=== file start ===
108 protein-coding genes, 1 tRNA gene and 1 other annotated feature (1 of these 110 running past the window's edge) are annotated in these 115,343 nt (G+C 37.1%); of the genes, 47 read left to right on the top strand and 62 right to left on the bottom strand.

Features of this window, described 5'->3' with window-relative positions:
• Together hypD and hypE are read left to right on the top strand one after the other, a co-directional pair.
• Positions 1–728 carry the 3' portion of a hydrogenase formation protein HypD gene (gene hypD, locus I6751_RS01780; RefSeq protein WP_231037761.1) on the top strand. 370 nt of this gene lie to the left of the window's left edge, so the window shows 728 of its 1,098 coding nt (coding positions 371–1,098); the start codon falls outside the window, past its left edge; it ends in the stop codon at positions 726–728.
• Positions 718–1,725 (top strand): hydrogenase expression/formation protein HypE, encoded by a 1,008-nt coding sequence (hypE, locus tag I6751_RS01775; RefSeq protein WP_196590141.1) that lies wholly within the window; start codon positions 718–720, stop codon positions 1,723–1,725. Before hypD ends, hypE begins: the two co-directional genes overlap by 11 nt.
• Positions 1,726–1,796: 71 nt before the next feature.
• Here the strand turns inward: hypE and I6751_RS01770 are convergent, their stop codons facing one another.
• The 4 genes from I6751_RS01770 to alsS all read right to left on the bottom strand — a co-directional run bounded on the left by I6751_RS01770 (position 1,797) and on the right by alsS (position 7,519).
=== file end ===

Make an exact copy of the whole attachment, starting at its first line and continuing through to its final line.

108 protein-coding genes, 1 tRNA gene and 1 other annotated feature (1 of these 110 running past the window's edge) are annotated in these 115,343 nt (G+C 37.1%); of the genes, 47 read left to right on the top strand and 62 right to left on the bottom strand.

Features of this window, described 5'->3' with window-relative positions:
• Together hypD and hypE are read left to right on the top strand one after the other, a co-directional pair.
• Positions 1–728 carry the 3' portion of a hydrogenase formation protein HypD gene (gene hypD, locus I6751_RS01780; RefSeq protein WP_231037761.1) on the top strand. 370 nt of this gene lie to the left of the window's left edge, so the window shows 728 of its 1,098 coding nt (coding positions 371–1,098); the start codon falls outside the window, past its left edge; it ends in the stop codon at positions 726–728.
• Positions 718–1,725 (top strand): hydrogenase expression/formation protein HypE, encoded by a 1,008-nt coding sequence (hypE, locus tag I6751_RS01775; RefSeq protein WP_196590141.1) that lies wholly within the window; start codon positions 718–720, stop codon positions 1,723–1,725. Before hypD ends, hypE begins: the two co-directional genes overlap by 11 nt.
• Positions 1,726–1,796: 71 nt before the next feature.
• Here the strand turns inward: hypE and I6751_RS01770 are convergent, their stop codons facing one another.
• The 4 genes from I6751_RS01770 to alsS all read right to left on the bottom strand — a co-directional run bounded on the left by I6751_RS01770 (position 1,797) and on the right by alsS (position 7,519).